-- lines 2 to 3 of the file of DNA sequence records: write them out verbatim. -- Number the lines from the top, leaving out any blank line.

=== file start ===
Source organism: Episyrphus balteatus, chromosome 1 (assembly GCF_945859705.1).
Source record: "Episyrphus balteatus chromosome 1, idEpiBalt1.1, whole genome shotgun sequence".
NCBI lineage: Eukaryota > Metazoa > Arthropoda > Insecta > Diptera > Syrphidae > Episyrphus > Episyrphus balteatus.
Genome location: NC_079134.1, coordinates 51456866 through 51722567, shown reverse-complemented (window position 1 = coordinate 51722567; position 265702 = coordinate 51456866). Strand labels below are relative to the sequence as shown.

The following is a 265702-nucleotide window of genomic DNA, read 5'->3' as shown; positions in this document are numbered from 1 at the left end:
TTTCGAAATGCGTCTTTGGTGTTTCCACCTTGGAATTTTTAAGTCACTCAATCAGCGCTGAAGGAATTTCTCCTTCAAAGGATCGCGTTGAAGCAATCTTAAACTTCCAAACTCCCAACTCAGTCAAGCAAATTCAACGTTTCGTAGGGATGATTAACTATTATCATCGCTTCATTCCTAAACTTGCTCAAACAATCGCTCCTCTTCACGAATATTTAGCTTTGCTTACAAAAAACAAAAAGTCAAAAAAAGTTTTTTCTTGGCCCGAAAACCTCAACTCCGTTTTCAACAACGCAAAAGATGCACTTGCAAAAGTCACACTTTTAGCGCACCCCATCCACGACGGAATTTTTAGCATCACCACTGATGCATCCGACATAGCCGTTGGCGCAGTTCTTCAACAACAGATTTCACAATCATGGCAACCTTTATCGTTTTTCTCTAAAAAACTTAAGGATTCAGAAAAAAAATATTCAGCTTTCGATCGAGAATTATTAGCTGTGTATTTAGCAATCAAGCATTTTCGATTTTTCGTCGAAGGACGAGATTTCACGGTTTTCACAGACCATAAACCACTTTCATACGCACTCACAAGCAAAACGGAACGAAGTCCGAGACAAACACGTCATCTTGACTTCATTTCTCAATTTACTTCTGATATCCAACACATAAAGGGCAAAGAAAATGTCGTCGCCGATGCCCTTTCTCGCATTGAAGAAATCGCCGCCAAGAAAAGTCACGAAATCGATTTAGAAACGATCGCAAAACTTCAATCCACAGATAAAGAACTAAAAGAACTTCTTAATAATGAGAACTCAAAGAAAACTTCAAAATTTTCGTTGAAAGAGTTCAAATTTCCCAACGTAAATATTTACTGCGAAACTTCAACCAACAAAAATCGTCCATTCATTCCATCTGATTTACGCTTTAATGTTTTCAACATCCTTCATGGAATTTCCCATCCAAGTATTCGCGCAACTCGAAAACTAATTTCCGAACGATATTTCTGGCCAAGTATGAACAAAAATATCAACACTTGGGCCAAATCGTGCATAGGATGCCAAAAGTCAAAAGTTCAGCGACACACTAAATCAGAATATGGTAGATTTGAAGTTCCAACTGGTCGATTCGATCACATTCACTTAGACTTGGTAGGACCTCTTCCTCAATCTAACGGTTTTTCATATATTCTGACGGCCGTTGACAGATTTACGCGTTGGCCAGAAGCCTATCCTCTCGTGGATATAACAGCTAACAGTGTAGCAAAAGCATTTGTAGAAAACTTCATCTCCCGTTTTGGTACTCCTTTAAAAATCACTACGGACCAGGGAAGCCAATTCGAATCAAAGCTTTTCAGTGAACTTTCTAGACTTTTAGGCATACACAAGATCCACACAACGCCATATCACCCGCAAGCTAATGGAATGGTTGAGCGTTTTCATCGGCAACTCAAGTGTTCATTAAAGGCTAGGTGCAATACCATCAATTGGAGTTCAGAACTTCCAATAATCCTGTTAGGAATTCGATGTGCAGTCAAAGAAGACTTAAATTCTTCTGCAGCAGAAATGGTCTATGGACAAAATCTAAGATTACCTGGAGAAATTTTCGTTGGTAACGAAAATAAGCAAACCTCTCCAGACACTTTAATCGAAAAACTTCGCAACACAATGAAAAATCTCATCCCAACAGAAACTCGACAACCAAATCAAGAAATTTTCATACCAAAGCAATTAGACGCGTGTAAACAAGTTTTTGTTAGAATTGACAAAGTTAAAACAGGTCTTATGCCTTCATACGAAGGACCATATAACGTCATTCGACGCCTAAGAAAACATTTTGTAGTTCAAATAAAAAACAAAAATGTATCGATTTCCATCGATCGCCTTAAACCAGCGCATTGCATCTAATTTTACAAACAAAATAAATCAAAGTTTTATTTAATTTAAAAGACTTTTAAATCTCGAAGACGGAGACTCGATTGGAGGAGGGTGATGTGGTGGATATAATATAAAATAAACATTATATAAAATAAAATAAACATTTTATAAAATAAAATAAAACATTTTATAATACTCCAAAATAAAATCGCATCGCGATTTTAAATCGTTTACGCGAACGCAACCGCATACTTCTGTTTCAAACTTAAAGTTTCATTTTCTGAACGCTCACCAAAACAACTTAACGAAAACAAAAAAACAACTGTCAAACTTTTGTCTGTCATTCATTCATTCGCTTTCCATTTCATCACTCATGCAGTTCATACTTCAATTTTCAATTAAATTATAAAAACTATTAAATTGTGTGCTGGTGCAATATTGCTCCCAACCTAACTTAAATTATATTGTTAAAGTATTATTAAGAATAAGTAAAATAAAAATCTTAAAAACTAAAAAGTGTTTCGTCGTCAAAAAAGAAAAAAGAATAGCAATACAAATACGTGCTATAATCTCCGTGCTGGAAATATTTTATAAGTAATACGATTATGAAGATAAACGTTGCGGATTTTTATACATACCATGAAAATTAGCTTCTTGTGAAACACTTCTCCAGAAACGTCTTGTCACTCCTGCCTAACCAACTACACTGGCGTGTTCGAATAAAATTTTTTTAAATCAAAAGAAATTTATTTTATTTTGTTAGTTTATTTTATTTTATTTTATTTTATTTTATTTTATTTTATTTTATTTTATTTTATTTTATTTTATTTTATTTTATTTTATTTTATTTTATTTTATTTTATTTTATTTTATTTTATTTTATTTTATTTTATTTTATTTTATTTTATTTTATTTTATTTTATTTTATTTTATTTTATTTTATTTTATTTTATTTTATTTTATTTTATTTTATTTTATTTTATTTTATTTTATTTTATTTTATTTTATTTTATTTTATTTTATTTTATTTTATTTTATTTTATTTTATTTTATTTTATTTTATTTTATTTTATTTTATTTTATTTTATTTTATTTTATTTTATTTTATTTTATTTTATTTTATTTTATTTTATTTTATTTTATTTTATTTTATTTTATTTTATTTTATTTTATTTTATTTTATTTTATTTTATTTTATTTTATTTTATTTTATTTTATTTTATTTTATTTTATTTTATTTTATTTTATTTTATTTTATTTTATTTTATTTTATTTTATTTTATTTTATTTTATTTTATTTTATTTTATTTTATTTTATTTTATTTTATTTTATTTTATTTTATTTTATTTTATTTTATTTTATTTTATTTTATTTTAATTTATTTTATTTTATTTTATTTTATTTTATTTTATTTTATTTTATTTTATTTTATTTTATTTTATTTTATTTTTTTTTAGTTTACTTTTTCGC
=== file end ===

Source record: "Episyrphus balteatus chromosome 1, idEpiBalt1.1, whole genome shotgun sequence".
NCBI lineage: Eukaryota > Metazoa > Arthropoda > Insecta > Diptera > Syrphidae > Episyrphus > Episyrphus balteatus.